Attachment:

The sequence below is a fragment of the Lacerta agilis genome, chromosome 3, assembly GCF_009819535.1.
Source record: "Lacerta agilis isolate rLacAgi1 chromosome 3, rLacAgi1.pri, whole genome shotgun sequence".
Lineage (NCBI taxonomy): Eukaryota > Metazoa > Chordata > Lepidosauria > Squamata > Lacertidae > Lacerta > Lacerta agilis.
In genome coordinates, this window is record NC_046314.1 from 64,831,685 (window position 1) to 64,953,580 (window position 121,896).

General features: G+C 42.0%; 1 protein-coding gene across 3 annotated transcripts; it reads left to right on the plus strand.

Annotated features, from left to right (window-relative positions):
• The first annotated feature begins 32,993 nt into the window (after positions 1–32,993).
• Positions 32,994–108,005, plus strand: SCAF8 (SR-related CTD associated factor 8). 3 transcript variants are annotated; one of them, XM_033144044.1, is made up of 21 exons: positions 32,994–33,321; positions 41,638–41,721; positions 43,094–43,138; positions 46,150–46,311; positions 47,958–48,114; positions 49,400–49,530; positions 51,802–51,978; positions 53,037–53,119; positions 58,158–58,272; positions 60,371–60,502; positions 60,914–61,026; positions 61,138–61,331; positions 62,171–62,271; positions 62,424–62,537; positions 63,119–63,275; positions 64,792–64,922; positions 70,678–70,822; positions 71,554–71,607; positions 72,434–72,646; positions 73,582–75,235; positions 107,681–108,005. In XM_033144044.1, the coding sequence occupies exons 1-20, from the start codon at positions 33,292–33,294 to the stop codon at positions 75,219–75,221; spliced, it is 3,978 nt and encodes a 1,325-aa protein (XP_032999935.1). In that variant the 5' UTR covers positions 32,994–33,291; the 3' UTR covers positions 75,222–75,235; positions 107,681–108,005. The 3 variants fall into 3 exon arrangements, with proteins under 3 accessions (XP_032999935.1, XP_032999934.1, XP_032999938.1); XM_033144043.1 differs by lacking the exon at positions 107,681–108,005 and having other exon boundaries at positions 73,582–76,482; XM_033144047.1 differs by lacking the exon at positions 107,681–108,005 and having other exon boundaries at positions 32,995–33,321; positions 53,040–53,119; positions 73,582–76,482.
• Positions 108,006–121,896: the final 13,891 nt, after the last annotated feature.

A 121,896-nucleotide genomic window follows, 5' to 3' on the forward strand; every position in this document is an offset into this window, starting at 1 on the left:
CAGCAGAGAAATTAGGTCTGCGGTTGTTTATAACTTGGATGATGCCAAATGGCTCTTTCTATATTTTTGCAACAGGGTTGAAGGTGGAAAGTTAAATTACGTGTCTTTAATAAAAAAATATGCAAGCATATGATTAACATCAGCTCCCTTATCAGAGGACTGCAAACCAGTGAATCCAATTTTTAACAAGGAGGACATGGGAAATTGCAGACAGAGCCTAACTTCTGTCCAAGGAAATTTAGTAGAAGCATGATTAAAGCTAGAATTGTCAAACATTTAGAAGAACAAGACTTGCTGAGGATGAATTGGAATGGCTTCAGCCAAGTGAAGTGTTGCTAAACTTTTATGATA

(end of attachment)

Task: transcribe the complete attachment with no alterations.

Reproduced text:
The sequence below is a fragment of the Lacerta agilis genome, chromosome 3, assembly GCF_009819535.1.
Source record: "Lacerta agilis isolate rLacAgi1 chromosome 3, rLacAgi1.pri, whole genome shotgun sequence".
Lineage (NCBI taxonomy): Eukaryota > Metazoa > Chordata > Lepidosauria > Squamata > Lacertidae > Lacerta > Lacerta agilis.
In genome coordinates, this window is record NC_046314.1 from 64,831,685 (window position 1) to 64,953,580 (window position 121,896).

General features: G+C 42.0%; 1 protein-coding gene across 3 annotated transcripts; it reads left to right on the plus strand.

Annotated features, from left to right (window-relative positions):
• The first annotated feature begins 32,993 nt into the window (after positions 1–32,993).
• Positions 32,994–108,005, plus strand: SCAF8 (SR-related CTD associated factor 8). 3 transcript variants are annotated; one of them, XM_033144044.1, is made up of 21 exons: positions 32,994–33,321; positions 41,638–41,721; positions 43,094–43,138; positions 46,150–46,311; positions 47,958–48,114; positions 49,400–49,530; positions 51,802–51,978; positions 53,037–53,119; positions 58,158–58,272; positions 60,371–60,502; positions 60,914–61,026; positions 61,138–61,331; positions 62,171–62,271; positions 62,424–62,537; positions 63,119–63,275; positions 64,792–64,922; positions 70,678–70,822; positions 71,554–71,607; positions 72,434–72,646; positions 73,582–75,235; positions 107,681–108,005. In XM_033144044.1, the coding sequence occupies exons 1-20, from the start codon at positions 33,292–33,294 to the stop codon at positions 75,219–75,221; spliced, it is 3,978 nt and encodes a 1,325-aa protein (XP_032999935.1). In that variant the 5' UTR covers positions 32,994–33,291; the 3' UTR covers positions 75,222–75,235; positions 107,681–108,005. The 3 variants fall into 3 exon arrangements, with proteins under 3 accessions (XP_032999935.1, XP_032999934.1, XP_032999938.1); XM_033144043.1 differs by lacking the exon at positions 107,681–108,005 and having other exon boundaries at positions 73,582–76,482; XM_033144047.1 differs by lacking the exon at positions 107,681–108,005 and having other exon boundaries at positions 32,995–33,321; positions 53,040–53,119; positions 73,582–76,482.
• Positions 108,006–121,896: the final 13,891 nt, after the last annotated feature.

A 121,896-nucleotide genomic window follows, 5' to 3' on the forward strand; every position in this document is an offset into this window, starting at 1 on the left:
CAGCAGAGAAATTAGGTCTGCGGTTGTTTATAACTTGGATGATGCCAAATGGCTCTTTCTATATTTTTGCAACAGGGTTGAAGGTGGAAAGTTAAATTACGTGTCTTTAATAAAAAAATATGCAAGCATATGATTAACATCAGCTCCCTTATCAGAGGACTGCAAACCAGTGAATCCAATTTTTAACAAGGAGGACATGGGAAATTGCAGACAGAGCCTAACTTCTGTCCAAGGAAATTTAGTAGAAGCATGATTAAAGCTAGAATTGTCAAACATTTAGAAGAACAAGACTTGCTGAGGATGAATTGGAATGGCTTCAGCCAAGTGAAGTGTTGCTAAACTTTTATGATA